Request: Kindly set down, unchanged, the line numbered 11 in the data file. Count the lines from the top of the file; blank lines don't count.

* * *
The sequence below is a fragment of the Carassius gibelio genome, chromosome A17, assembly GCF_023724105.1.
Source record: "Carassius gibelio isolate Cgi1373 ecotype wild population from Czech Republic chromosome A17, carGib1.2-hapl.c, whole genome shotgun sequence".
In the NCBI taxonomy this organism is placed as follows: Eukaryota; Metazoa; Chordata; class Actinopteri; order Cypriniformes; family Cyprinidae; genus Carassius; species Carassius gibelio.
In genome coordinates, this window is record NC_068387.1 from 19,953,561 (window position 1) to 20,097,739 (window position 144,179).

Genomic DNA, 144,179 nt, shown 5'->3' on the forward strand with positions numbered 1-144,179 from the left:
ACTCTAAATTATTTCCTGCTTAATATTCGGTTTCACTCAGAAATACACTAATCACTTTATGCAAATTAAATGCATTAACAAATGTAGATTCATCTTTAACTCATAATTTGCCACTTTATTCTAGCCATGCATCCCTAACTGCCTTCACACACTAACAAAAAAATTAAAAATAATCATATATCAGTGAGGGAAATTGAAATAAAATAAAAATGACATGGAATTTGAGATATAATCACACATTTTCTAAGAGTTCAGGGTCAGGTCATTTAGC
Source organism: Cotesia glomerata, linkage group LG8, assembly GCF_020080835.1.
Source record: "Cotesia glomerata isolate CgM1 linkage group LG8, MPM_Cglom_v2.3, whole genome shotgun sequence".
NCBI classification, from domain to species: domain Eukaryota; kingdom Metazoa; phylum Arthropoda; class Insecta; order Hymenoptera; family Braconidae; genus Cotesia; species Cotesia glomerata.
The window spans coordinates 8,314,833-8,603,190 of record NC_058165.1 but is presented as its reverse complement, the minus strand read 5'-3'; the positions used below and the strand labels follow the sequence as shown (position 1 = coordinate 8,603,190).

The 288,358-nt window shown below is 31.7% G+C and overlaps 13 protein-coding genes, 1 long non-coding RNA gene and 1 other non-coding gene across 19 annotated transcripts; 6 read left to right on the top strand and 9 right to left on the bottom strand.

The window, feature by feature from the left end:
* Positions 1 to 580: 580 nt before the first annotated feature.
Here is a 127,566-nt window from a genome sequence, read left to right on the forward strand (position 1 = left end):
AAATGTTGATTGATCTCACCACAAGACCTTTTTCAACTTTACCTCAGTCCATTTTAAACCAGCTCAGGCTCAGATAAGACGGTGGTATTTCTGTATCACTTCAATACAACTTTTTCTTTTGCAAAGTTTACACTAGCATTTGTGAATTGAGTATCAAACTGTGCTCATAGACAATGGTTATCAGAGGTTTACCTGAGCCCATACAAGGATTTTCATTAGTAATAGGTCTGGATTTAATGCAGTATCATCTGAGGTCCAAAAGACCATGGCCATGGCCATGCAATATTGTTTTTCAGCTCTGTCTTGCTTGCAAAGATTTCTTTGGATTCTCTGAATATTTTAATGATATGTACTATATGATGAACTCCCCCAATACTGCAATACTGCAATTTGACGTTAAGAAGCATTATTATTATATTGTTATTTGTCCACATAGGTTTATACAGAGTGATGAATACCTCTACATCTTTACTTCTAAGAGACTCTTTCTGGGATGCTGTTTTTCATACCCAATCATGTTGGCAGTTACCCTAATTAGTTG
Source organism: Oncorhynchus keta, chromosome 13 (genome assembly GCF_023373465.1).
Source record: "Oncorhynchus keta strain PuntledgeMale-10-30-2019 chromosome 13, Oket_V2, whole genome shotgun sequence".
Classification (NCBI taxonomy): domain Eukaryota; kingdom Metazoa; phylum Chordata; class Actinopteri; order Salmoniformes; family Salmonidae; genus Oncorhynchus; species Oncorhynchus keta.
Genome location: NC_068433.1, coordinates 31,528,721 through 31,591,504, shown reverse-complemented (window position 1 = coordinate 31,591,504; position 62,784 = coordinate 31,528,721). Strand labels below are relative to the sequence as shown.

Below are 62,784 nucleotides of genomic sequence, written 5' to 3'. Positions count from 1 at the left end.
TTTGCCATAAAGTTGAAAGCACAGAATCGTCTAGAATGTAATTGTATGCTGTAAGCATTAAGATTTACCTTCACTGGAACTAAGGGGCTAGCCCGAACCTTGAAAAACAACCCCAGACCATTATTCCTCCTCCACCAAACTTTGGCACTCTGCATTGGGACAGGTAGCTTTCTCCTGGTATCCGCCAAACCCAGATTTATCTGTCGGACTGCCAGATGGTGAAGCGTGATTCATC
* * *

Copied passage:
The 288,358-nt window shown below is 31.7% G+C and overlaps 13 protein-coding genes, 1 long non-coding RNA gene and 1 other non-coding gene across 19 annotated transcripts; 6 read left to right on the top strand and 9 right to left on the bottom strand.